READ ALSO:   NPA expects 19 ships with petroleum products, others at Lagos port

Since MMM, several others have come in and repeated the same cycle with many more Nigerians falling victim to these scams. The list includes Dantata Success & Profitable Company, Ultimate cycler, MGB Global, Bitcoin Company, Money Rite, No Failure Development, and X-World, Imagine Global Holdings Company Limited, most of which have been shut down by the Securities and Exchange Commission, SEC.

Nigerians have shown time and again that they have a high appetite for high-risk, high-return investment, regardless of the lack of a business model inherent in most of these schemes. Many are ever willing to rush into the next get-rich-quick-scheme with the thoughts that they might be able to benefit before it crashes.

Taking advantage of the country’s large population and woeful economic condition, Ponzi scheme founders are ever-ready to introduce their scam to Nigeria as quickly as possible.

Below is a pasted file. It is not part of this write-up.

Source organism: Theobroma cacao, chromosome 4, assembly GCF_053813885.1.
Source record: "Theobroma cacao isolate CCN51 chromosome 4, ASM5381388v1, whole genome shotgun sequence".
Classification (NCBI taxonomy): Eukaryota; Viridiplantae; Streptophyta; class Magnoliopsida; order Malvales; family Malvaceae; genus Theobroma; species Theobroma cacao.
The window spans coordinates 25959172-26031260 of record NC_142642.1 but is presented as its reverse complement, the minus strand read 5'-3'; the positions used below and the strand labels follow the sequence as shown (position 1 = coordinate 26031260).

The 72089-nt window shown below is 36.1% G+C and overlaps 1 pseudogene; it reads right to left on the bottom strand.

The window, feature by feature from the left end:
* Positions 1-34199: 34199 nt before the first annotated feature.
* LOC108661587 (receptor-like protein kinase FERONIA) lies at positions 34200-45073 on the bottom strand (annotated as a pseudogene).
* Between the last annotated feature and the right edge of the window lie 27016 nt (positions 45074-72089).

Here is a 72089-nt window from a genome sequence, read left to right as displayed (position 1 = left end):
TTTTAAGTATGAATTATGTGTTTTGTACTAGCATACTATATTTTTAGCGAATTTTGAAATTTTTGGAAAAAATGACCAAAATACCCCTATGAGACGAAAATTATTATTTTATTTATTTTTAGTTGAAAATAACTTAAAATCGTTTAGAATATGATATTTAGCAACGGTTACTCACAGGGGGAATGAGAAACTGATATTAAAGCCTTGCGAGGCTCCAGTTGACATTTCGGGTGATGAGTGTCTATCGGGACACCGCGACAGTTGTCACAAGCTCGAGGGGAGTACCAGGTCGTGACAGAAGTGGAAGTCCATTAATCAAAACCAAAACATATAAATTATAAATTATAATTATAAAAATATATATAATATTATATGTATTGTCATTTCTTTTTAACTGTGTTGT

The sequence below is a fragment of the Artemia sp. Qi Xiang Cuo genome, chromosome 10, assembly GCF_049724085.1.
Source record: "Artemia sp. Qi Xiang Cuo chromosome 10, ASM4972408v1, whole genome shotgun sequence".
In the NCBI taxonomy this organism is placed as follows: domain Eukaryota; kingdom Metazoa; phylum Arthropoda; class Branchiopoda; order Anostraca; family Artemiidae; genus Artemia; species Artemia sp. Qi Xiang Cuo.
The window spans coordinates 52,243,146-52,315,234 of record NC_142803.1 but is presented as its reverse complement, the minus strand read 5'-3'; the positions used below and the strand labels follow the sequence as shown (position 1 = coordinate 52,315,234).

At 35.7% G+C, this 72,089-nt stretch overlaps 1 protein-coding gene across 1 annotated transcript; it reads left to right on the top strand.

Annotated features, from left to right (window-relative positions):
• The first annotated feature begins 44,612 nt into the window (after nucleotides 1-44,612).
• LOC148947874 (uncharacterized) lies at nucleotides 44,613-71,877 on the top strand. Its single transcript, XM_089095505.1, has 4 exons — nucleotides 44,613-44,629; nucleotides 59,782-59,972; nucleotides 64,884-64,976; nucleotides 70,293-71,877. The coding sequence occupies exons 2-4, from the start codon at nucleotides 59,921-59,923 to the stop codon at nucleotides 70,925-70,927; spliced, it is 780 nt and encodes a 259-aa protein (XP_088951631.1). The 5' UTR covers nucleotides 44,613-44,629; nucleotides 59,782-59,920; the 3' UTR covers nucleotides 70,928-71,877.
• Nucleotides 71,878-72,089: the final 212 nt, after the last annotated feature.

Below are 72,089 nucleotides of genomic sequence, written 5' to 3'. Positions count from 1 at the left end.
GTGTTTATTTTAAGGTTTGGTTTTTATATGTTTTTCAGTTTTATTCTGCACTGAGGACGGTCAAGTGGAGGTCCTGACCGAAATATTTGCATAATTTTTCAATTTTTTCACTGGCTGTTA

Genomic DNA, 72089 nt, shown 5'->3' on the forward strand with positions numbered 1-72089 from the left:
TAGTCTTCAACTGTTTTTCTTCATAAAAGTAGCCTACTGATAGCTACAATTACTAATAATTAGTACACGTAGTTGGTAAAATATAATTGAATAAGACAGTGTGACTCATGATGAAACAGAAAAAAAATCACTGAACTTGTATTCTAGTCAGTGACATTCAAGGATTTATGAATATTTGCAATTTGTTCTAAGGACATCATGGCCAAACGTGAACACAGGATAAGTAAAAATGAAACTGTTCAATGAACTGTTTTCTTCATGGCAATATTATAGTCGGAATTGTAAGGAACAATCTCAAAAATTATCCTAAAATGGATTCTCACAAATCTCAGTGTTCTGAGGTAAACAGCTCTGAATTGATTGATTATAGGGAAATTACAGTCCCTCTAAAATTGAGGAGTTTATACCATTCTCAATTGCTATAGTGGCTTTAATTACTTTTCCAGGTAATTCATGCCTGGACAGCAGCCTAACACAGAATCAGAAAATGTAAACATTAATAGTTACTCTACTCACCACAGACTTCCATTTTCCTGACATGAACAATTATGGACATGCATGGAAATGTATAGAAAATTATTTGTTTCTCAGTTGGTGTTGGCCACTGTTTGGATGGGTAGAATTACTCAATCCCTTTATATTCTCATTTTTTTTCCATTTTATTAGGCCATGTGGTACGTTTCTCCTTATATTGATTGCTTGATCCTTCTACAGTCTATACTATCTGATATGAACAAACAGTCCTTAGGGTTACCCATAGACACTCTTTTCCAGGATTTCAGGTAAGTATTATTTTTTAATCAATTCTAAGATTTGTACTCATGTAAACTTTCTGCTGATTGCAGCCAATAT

Why do people fall for Ponzi schemes

Unlike a legitimate business, Ponzi schemes boast outrageous returns and this is a major factor why many people will patronise them.

Many people fall into ponzi schemes’ trap because they would rather invest their money and get double the return within a short period of time than work for it.

Unfortunately, it’s usually presumptuous to believe in something that sounds too good to be true.

In the last year, Ponzi schemes have witnessed an upsurge, prompting the SEC’s moves to clamp down on them. The SEC announced in February that it was working with the National Orientation Agency, NOA, and other government agencies to combat the operations of Ponzi schemes and illegal investment platforms.

We don’t accept Ponzi cases at the courthouse – Barrister

Badamasi Gandu, a private lawyer in Kano says evidences provided in court in Ponzi cases are mostly inadmissible as there were no traceable and visible evidence that one has been duped.

“These criminals are very smart, because no physical location to meet them, where did u transfer the money to? Is the account traceable? Even if they are caught, most accounts used are untraceable and they cannot be charged without evidence,” he explained.